In an email blast from MoveOn.org, the organization said that “Republican Senator Joni Ernst just repeated a QAnon coronavirus conspiracy theory, saying she’s “so skeptical” of the death count and even suggesting that doctors and nurses are lying about cases to make money.”
MoveOn.org added “Yes, really, she said that. It’s appalling. And it comes at a time when Iowa is seeing cases spike in what scientists say is one of the worst coronavirus outbreaks regionally in the entire nation and even the world.”
“They do get reimbursed higher amounts if it’s a covid-related illness or death,” she said, referring to doctors and medical workers.
I heard the same thing on the news,” she continued. “They’re thinking there may be 10,000 or less deaths that were actually singularly COVID-19. … I’m just really curious. It would be interesting to know that.”Jonie Ernst, according to reporting from The Washington Post
The Washington Post printed an article in which it said that “Ernst’s comments echo conspiracy theories pushed by QAnon followers that have been debunked by doctors and public health experts.”
Senator Ernst never mentioned Q or Qanon, but that doesn’t mean the media will not attempt to smear her by attempting to associate her with Q followers.
Here’s a problem with the Washington Post report (and the other media reports) – Senator Ernst was repeating what U.S. Centers for Disease Control (CDC) Director Robert Redfield said to Congress.
In congressional testimony, Republican Rep. Blaine Luetkemeyer of Missouri questioned U.S. Centers for Disease Control (CDC) Director Robert Redfield during a House Oversight and Reform subcommittee hearing on coronavirus containment. Luetkemeyer asked about the “perverse incentive” for hospitals to classify deaths as being coronavirus-related when the virus didn’t cause the death.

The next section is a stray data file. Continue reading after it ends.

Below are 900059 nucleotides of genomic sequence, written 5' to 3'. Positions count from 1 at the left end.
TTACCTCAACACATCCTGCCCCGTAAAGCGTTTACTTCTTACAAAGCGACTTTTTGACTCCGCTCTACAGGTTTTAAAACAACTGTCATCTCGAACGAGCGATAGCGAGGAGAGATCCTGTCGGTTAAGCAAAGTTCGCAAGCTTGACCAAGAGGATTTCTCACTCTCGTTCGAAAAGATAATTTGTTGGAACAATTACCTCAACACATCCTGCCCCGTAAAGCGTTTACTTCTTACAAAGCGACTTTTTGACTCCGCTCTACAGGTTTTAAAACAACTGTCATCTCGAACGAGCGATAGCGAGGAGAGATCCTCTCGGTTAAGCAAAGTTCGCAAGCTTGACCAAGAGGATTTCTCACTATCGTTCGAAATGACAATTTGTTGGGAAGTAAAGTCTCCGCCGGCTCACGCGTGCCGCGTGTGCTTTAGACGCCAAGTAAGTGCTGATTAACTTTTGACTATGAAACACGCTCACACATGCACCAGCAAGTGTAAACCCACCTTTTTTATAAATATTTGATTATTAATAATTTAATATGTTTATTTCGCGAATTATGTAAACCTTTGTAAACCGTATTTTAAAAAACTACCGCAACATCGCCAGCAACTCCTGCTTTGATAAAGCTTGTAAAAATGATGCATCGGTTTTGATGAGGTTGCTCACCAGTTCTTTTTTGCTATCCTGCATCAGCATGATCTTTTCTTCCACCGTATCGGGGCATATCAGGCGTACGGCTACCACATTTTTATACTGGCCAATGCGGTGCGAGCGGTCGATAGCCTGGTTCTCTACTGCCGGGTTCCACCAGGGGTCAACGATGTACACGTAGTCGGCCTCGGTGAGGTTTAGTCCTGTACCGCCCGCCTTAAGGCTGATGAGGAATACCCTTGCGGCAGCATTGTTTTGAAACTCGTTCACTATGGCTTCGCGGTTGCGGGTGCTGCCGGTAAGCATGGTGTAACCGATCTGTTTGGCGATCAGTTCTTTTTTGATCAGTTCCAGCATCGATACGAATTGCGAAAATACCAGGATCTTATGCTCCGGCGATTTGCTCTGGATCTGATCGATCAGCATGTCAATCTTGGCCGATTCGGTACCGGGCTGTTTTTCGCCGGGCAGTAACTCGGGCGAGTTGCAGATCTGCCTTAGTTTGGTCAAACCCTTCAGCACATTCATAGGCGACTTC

Redfield responded by telling the congressman, “I think you’re correct in that and we’ve seen this in other disease processes too.” He added, “In the HIV epidemic, somebody may have a heart attack but also have HIV,” Redfield explained. “The hospital would prefer the DRG [death report] for HIV because there’s greater reimbursement. So I do think there is some reality to that.”
Redfield continued, “I think it is less operable in the cause of death although I won’t say there are not some cases,” he said. “I do think, though, when it comes to hospital reimbursement issues for individuals that get discharged, there could be some play in that for sure.”
So, Senator Ernst was repeating what a public health official – the head of the U.S. CDC – testified to before Congress – NOT repeating a “conspiracy theory” “debunked by doctors and public health experts.”
Can Joni Ernst Or The American Public Expect An Apology?
Will The Washington Post or MoveOn.org apologize to Senator Ernst? Correct their article or email solicitation? Doubtful. Instead, much of the press is now repeating that Ernst is spreading “conspiracy theory” lies.
Ernst issued a statement yesterday noting the large U.S. death toll. “Over 180,000 Americans have died because of COVID-19,” Ernst said. “What matters is that we are getting the resources to Iowa that are needed to fight this virus, and that’s what I’m focused on.” Ernst and her staff likely know that fighting a media repeating the same storylines is too much to battle – especially since she is up for reelection this year.
Here’s a sampling of how the media is now spinning Ernst’s comments.
Read AND Magazine’s companion article on the media and the medical profession reporting new “cases” when in effect they are reporting positive test results that are now considered suspect or false positives – not symptomatic COVID-19 cases.